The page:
Has Your Child Met the 5th Grade English Language Arts Common Core Standards?

Posted by Tiara Swinson on June 20, 2019

Fifth grade is the last big step before students move on to middle school, and the curriculum is designed to prepare them to think more deeply and independently. When your child finishes 5th grade, it’s normal to wonder whether they have actually learned everything they were supposed to learn. Continue reading to learn more about the skills your child should have by the end of 5th grade, and how you can help them further develop these skills.

5th Grade English Language Arts Standards

5th graders learn and practice a wide variety of skills; following are some of the highlights:

  • is your child ready for middle school?Form opinions about a text, support opinions with evidence

    • For example, a student might decide that they think a character in a story is greedy, and they will be able to support that opinion with a quote from the story that shows the character being greedy.

  • Use and cite multiple sources when writing research papers

    • For example, a student will be able to write a lengthy paper about a president, and will find and use an encyclopedia, a book, and a website as sources to gather information.

  • Include multimedia components in presentations

    • For example, a student might present their research project to the class and include a PowerPoint presentation to support their speech and display their findings.

What Happens When Your Child Gets to 6th Grade?

When your child enters middle school, they’re entering a whole new playing field. It can be hard for kids to transition from elementary school to middle school, especially if they struggle with their classes. Even if they have never struggled in school before, it is possible for them to start to struggle when their courses become more rigorous and teachers expect more of them in 6th grade.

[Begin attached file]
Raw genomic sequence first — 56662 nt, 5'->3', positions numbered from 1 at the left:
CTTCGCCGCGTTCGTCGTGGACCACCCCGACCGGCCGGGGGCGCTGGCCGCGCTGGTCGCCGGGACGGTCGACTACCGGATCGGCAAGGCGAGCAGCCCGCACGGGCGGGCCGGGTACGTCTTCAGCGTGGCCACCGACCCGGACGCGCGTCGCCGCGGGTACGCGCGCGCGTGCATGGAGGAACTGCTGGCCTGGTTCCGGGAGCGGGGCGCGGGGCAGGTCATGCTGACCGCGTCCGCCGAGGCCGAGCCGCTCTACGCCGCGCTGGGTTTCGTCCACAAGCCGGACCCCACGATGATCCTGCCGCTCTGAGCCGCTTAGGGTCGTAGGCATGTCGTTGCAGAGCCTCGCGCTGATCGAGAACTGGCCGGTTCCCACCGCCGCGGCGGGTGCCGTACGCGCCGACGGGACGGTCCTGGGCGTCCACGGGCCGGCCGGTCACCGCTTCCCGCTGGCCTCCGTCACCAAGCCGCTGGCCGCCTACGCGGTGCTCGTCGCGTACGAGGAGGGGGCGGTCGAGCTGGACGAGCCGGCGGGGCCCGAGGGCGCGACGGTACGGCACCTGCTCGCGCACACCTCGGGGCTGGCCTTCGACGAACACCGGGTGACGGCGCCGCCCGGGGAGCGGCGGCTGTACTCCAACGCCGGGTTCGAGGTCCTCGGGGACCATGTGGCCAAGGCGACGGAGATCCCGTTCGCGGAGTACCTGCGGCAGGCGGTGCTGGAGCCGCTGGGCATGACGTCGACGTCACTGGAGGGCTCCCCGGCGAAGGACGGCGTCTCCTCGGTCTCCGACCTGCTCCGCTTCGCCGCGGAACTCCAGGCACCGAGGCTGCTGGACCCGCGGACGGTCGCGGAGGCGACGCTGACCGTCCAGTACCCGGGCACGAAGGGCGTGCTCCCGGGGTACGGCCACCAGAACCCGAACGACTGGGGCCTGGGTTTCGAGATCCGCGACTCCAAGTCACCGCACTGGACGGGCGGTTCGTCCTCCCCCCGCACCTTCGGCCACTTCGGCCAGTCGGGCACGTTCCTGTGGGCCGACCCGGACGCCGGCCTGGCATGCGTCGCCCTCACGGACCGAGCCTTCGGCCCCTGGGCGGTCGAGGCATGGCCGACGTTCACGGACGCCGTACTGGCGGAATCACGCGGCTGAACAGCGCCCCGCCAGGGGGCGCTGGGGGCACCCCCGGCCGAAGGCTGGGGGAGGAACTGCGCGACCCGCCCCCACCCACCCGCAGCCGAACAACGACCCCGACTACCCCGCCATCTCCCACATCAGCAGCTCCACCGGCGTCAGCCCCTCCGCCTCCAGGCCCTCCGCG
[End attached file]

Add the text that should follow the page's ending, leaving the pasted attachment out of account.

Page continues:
Entering middle school can also be a challenge because 6th grade teachers may not have very much information on what students have learned or where they struggled in the past. In elementary school, it was easy for your child’s teachers to communicate with each other if a child seemed to be struggling. Because middle school is often a completely different school, your child’s 6th grade teachers might never even talk to your child’s 5th grade teacher.

What Can You Do to Help?

The best thing you can do is work with your child to help them develop confidence in themselves and their academic abilities before they enter middle school. If you think your child is struggling, don’t wait to talk to their teacher and seek help. If your child hasn’t struggled but you just want to make sure the transition to middle school is as smooth as possible, consider some enrichment over the summer. Whether your child is behind, right on track, or ahead, Reading Genie can help give your child the confidence and skills they need to succeed at the next level. The summer programs will enrich students in skills they already know, and will fill in the gaps where they’re missing knowledge.

Topics: Common Core, English Language Arts, Reading Comprehension, Fifth Grade

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